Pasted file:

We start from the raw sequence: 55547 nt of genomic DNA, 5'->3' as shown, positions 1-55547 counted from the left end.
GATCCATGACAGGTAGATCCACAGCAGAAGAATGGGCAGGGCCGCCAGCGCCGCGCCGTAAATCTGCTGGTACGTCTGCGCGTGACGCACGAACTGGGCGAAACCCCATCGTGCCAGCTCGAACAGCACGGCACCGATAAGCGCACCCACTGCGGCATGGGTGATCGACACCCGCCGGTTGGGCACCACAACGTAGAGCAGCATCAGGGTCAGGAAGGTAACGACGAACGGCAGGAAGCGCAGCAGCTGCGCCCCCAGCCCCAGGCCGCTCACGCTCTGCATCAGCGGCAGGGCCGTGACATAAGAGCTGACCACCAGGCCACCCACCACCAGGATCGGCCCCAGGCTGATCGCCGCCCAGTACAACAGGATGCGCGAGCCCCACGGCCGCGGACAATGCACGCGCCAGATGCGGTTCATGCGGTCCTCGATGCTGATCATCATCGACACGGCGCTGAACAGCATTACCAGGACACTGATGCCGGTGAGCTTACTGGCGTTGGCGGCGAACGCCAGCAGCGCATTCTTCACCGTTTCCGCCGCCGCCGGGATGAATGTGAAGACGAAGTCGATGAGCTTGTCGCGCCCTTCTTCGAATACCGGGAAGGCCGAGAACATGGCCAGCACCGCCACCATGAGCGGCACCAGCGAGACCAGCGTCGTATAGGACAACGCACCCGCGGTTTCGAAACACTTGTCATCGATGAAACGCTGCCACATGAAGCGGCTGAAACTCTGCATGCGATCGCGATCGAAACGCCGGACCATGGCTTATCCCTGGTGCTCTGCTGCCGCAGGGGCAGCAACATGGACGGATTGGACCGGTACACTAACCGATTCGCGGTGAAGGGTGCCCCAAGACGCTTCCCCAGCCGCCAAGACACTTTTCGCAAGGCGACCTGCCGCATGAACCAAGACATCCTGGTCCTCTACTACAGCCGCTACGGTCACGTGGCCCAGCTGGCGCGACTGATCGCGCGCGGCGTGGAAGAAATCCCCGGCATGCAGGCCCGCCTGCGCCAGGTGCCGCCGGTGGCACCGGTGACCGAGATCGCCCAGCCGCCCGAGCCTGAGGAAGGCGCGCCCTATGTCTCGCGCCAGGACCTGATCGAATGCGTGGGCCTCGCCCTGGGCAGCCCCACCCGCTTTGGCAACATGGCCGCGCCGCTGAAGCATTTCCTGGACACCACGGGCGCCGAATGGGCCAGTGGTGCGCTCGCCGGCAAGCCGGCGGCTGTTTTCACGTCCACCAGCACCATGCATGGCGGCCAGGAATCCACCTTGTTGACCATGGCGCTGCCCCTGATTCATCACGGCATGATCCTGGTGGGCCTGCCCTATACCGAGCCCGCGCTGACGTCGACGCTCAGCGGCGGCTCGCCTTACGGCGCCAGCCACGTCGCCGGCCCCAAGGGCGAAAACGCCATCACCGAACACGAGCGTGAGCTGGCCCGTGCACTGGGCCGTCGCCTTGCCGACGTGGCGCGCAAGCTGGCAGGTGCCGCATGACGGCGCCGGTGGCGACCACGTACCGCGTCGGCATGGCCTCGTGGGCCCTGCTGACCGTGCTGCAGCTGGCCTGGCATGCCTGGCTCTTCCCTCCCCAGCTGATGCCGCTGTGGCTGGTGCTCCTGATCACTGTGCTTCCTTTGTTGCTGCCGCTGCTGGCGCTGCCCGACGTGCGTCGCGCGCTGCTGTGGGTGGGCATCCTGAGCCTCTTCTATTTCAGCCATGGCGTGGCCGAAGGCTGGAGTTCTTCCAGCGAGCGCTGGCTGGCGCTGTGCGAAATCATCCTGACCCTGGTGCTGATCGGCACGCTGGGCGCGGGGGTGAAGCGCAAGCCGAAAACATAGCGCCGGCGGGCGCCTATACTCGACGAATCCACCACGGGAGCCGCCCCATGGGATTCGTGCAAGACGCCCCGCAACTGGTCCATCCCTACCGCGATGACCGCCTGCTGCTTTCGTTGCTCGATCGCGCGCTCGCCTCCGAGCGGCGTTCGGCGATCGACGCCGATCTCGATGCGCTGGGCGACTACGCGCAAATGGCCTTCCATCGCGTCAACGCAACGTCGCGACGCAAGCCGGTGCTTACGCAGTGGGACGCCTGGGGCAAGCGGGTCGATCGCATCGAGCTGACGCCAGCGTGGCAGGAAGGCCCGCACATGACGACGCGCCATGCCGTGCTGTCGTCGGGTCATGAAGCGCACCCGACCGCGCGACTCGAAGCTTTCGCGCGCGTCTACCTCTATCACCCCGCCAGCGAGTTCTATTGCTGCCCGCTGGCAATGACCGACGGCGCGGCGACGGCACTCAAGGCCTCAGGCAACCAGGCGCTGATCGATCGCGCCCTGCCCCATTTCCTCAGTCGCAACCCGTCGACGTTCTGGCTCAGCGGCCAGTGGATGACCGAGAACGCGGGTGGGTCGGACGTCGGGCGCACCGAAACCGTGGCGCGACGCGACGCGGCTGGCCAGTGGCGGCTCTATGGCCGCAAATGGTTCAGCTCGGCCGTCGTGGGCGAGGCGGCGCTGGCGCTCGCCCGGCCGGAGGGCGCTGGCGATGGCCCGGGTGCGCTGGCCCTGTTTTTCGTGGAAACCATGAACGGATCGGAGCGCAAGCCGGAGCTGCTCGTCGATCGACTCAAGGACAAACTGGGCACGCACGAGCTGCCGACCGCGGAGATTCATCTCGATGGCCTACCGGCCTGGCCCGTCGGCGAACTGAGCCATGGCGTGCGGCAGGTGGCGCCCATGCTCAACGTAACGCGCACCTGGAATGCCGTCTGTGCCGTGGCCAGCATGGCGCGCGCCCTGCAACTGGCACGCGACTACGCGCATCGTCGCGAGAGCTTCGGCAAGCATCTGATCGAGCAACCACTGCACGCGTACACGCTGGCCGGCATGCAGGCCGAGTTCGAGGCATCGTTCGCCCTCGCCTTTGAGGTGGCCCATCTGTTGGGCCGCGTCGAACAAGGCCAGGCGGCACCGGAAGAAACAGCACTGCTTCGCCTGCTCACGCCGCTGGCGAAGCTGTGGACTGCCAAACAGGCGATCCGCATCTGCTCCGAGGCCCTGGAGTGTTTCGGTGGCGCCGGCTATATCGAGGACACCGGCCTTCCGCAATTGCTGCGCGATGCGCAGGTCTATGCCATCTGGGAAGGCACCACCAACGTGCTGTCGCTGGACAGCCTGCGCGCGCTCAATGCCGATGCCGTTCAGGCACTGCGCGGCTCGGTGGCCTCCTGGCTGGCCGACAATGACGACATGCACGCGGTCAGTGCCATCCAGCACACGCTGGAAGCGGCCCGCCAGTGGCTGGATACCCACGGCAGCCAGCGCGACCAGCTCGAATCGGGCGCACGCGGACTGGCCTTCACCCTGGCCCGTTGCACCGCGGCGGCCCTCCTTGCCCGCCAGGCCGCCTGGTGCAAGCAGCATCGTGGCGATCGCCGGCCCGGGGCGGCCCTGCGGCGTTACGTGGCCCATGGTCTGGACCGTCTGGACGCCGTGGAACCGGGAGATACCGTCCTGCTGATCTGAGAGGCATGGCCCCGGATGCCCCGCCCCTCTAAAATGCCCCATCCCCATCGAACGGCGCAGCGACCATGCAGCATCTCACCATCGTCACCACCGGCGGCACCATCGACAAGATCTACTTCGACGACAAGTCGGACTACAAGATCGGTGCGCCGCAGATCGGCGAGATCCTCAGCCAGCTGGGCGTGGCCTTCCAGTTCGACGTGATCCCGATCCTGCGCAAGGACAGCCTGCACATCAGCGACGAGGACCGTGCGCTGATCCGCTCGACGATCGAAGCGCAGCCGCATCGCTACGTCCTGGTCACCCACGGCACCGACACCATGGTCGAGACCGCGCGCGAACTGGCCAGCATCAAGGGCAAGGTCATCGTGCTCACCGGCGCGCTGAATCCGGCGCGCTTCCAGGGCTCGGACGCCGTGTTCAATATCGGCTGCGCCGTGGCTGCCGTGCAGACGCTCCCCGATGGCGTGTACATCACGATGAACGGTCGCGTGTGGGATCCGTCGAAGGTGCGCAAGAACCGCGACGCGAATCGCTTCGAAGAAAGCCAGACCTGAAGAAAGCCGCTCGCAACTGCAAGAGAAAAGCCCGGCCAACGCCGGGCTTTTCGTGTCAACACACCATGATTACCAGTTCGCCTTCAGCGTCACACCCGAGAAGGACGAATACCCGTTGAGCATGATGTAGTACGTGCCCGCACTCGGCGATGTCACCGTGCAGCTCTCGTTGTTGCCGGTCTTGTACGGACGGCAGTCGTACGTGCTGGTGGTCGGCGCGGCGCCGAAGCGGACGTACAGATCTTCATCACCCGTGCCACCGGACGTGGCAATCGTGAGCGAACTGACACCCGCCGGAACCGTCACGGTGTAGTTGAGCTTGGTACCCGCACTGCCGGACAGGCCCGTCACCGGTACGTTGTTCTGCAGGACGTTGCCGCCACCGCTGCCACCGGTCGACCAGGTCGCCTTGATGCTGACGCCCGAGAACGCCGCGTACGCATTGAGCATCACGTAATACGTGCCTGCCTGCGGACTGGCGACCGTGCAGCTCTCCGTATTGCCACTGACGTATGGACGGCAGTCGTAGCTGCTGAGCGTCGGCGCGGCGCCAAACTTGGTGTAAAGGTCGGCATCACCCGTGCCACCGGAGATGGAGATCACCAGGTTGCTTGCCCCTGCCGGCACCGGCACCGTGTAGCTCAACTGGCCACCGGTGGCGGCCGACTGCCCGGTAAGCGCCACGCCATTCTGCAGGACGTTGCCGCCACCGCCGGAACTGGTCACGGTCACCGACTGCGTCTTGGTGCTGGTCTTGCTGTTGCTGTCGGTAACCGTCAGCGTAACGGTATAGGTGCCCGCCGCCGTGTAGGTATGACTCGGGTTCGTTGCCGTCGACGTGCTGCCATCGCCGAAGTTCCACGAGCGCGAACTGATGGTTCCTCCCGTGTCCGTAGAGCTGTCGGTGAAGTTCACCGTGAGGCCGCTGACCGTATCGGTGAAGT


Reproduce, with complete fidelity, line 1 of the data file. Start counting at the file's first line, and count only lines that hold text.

We start from the raw sequence: 55547 nt of genomic DNA, 5'->3' as shown, positions 1-55547 counted from the left end.